Canada-Caribbean Research Symposium Builds Scholarly Connections


The global impact of Brock University’s research was recently showcased on the world stage during the Canada-Caribbean Institute’s (CCI) second annual research symposium.

Held at the University of the West Indies (UWI) in Barbados from Feb. 23 to 24, the Canada-Caribbean Research Symposium (CCRS) brought together scholars from multiple institutions to discuss a variety of topics, such as Indigenous research, physical activity, economic growth and trade, and gender diversity.

The theme of this year’s event — Decoloniality: Past, Present and Future Directions — was inspired by the secession of Barbados from the British Commonwealth in 2021 and focused on exploring opportunities and challenges for decolonizing knowledge and practices.

“The organizers wanted to not only celebrate Barbados and how the country is charting its own destiny, but also encourage discussion and amplify the research of Caribbean and Canadian scholars working to address decolonization,” says Michael Naraine, Brock’s CCI Director and Associate Professor in the University’s Department of Sport Management.

Founded by Brock and UWI, the CCI’s mission is to connect scholars from across Canada and the Caribbean to collaborate on vital economic, environmental and social issues that affect both regions.

What started as a bilateral relationship between the two universities has grown into a network of researchers and colleagues from multiple institutions who come together and explore mutual interests.

Lynn Wells, Brock’s Provost and Vice-President, Academic, provided opening remarks at the CCRS and extolled the significance of the long-standing relationship between Brock and the CCI in advancing the latter’s mission in the years following its inception.

“It has been exciting to watch the CCI partnership grow from the personal vision of its founders into a strong alliance of scholars with shared values and objectives,” says Wells, remarking how the personal ties Canadian collaborators have with the Caribbean make for more meaningful work and stronger long-term connections.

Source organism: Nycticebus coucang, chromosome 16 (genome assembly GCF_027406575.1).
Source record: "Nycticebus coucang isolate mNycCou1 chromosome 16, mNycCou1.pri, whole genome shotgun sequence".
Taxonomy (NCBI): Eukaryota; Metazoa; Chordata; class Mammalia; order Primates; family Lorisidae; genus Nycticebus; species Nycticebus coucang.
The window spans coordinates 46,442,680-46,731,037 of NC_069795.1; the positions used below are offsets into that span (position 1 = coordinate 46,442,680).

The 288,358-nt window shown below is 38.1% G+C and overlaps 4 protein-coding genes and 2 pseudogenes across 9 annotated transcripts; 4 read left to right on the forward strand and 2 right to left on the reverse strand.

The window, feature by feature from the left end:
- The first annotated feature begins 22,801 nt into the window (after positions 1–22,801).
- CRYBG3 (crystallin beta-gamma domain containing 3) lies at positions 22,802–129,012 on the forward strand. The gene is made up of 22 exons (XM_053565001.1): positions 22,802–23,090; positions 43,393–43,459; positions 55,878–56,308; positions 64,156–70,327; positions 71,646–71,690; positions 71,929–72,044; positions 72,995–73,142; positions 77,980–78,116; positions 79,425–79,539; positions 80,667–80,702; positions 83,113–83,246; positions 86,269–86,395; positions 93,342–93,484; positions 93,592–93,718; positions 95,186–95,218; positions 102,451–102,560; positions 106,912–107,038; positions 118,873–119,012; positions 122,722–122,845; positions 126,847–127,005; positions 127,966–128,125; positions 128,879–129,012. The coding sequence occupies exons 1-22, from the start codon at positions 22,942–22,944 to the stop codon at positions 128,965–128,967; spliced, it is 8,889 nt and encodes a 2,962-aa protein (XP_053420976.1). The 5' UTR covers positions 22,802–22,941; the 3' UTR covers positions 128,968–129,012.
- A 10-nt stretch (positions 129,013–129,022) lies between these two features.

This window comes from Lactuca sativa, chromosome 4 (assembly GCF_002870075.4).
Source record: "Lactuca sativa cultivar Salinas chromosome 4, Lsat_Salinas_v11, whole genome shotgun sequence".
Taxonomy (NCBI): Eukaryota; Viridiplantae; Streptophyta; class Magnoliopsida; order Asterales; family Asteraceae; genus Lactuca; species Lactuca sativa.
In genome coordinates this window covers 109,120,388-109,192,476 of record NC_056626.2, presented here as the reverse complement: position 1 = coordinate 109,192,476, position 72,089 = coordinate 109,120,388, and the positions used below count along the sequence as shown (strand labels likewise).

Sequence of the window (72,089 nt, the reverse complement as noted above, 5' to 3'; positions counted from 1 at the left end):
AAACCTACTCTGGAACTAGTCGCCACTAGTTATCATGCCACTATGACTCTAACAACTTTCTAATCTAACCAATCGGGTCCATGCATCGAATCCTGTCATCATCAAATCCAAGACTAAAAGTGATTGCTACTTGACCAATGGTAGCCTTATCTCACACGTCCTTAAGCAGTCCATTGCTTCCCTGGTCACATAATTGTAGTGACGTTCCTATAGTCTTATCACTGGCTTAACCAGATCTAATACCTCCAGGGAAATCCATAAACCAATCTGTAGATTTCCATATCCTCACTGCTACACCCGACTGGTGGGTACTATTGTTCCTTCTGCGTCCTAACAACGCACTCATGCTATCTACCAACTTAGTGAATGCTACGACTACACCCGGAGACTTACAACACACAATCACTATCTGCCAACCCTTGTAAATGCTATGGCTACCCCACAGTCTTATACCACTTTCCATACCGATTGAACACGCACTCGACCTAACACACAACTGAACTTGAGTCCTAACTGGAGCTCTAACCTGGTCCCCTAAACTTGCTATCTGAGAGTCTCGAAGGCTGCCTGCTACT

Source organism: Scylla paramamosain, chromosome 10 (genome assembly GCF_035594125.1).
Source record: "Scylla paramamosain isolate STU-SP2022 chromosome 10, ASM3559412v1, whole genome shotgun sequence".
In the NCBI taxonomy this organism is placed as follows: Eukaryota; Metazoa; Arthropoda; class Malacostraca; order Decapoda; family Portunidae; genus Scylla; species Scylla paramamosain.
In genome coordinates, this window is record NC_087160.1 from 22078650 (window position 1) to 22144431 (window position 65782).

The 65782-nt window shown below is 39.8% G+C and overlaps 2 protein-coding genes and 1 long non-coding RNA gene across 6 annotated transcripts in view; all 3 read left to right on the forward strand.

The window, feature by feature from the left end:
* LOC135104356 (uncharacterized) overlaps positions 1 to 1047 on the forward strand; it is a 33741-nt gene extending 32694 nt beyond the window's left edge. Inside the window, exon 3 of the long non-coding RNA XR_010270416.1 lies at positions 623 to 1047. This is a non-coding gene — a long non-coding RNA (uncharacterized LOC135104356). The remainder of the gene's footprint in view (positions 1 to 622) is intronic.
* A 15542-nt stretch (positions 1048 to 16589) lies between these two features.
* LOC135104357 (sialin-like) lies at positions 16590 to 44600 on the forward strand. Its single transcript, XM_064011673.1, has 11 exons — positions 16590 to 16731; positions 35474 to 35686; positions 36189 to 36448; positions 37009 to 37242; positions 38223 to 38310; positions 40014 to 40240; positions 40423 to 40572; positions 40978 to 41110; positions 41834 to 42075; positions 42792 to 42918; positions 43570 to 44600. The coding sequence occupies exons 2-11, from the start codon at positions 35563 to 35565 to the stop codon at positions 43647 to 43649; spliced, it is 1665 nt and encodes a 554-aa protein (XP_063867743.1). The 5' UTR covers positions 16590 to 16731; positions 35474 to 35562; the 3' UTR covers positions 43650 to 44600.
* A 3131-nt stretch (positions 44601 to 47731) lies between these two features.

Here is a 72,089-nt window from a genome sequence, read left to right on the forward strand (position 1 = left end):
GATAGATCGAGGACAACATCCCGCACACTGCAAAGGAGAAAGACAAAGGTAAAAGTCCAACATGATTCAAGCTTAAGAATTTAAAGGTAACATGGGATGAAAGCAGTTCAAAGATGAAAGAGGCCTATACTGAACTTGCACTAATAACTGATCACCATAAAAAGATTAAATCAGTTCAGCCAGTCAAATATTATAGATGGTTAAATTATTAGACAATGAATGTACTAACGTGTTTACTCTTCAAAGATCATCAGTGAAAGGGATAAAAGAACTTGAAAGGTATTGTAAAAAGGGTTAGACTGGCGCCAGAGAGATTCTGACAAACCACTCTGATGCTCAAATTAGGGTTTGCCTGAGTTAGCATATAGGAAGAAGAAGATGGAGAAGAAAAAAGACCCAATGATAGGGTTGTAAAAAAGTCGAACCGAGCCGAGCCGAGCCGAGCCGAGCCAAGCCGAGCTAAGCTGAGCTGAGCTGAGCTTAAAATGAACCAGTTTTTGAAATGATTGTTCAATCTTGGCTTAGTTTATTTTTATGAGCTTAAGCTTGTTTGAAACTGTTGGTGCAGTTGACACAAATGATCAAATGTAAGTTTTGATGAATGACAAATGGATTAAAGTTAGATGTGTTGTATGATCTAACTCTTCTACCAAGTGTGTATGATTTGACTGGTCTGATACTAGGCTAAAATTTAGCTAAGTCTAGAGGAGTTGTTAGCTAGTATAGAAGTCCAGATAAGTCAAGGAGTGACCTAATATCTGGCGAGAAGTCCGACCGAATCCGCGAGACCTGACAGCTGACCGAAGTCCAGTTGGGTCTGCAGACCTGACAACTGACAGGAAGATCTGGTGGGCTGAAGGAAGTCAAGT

It’s a sentiment echoed by Naraine, whose Canada-Caribbean connection runs deep as the Toronto-born son of Caribbean immigrants. His position with the CCI allows him to support research on issues that pertain to both regions he considers home.

Naraine says that among the highlights at this year’s conference was a discussion about decolonization and experiential learning led by four Brock students and their faculty advisors: Bobby Henry, Assistant Professor in the Faculty of Education, and Valerie Michaelson, Assistant Professor in the Faculty of Applied Health Sciences.

Naraine believes the students’ presentation had a ripple effect on attendees from the Caribbean whose universities and colleges don’t typically hold space for student-led initiatives.

“Hearing insights from the students themselves offered a fresh perspective on the topic of decoloniality, as well as the unique opportunities and knowledge students gain through experiential learning.”

In addition to sessions held throughout the two-day event, colleagues from Brock, which has had a student exchange agreement in place with UWI since 2013, were also able to meet with their UWI counterparts and tour campus facilities between sessions.

This year’s CCRS emphasized the importance of knowledge mobilization in the 21st century.

For Naraine, this means sharing learnings in ways that can be applied practically. The way Brock researchers embrace what he refers to as a ‘glocal mindset’ — maintaining both local and global considerations in research — plays a pivotal role in the mobilization process.

“Our researchers present their findings at places like the St. Catharines Public Library and then present the same findings in the Caribbean with equally meaningful effect,” he says. “Defending their work with an international audience shows the true impact of their research and their ability to execute it in meaningful, practical ways.”

Events such as the CCRS “give our researchers scholarly momentum,” says Naraine. “People are looking at their work and understanding its profound impact.”

The next CCRS is expected to take place in early 2024. In the meantime, those who have personal and/or academic ties to the Caribbean and are interested in learning more about the CCI are encouraged to attend the Institute’s upcoming spring meeting, which will be announced on the CCI events web page in the coming weeks.

Source: Brocku